I think we've moved away from the message of moderation to one of shame, and we're talking in absolutes, which can be dangerous. It's not that X is bad for you, but if all you eat is X, then it could have some serious effects.

    In any case, well said: "A life with stress on all fronts, with little enjoyment, is not a life." If that means PB&J, then please enjoy it!

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  4. Steve, Krystal never implied that this was loserish behavior! Come on ... unless you were kidding, in which case, yeah, that burger looks good.

    TMJ

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  5. Great post, as usual. I was thinking about something similar when I was at an all day meeting. They brought in boxed lunches. There was really no way for people to choose something as opposite as hamburger vs salad, but I found myself taking note of who choose regular soda vs diet. People were searching through the bags to find the diet cokes and when those were exhausted most people went for the water over regular pop. Other obvious differentiators were who ate the cookies and who gave them to a neighbor or just tossed them aside.

    As much as I want to participate in the social aspect of food, I have a very difficult time eating in the presence of others. It seems almost inevitable that, since everyone is either on a diet or says they are, that the conversation will turn to food at some point. For this reason, among others, as someone who struggles with an eating disorder, eating socially is almost impossible.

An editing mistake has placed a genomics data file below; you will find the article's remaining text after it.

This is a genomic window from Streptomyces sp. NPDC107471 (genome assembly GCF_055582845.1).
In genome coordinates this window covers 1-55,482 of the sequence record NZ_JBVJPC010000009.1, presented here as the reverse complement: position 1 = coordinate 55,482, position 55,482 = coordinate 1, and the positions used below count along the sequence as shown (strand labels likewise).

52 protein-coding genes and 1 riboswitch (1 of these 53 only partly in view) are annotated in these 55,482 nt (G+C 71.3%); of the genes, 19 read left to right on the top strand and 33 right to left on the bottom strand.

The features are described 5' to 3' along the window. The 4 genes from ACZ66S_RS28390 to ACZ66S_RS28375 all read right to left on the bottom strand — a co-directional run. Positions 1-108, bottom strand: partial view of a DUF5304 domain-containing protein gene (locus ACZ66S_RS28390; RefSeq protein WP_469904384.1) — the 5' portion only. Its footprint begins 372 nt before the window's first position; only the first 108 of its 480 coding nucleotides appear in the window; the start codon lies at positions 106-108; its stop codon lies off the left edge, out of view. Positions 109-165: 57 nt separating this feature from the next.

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  6. Over the years, I've gotten much more used to eating alone in a restaurant. I still can't say I like it - after all, it's very much against the norm. Or perhaps it's just against the norm where I live; in very large cities, are there more people eating alone? Is it more ok to eat alone? Most often, when I'm eating lunch alone in a restaurant (sit-down, not your standard take-out affair), it's when I'm at a conference, and part of my reason for doing it is to get away from the craziness of networking for an hour, read the program, and jot down thoughts from the day.

    Interestingly (well, to me, anyway), I noticed when living in Italy that people who eat alone in restaurants are not social pariahs. And they're not always reading books, playing with their cell phones, or otherwise keeping themselves occupied. They just as often people-watch, chat with others at the next table, or talk to the waitstaff or chef. There's much less stigma against eating alone, perhaps because mealtime in Italy (and food in general) is a hugely social affair. So you can't deny someone social interaction because he doesn't have a lunch date.

    It seemed to me that both in Italy and here, you can't dine alone - but whereas in Italy that's seen as an invitation to socialize with the lone diner, here it's taken as a social stigma (i.e., no one wants to eat with this person).

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  7. I just recently came across a (slightly) related article about a study on how food relates to cultural perception:
    http://blogs.discovermagazine.com/80beats/2011/05/15/when-scientists-act-like-jerks-asian-americans-reach-for-a-hamburger/

    I'm kind of intrigued. We just had a Chinese family move in next door, and while they take great pains to be "American", including going by American names rather than their given names, food is one way they definitely assert their ethnic identity.

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  8. Thanks for posting this, Hasufin. Food is a huge part of ethnic identity! For example, see Culture as Commodity: Investigations at an Ethnic Supermarket and Chicken Tikka With a Side of Culture. It is one of the easiest elements of identity for immigrants to import, and as noted, is a means of assimilation. If I have some time, I'll see if I can write up the significance of meals for groups ... I know I have the research somewhere ...

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  9. I'll have to write up my impressions of how food has been relevant in my interactions with my neighbors. I think that unlike those described in the study my neighbors are secure in their cultural identity.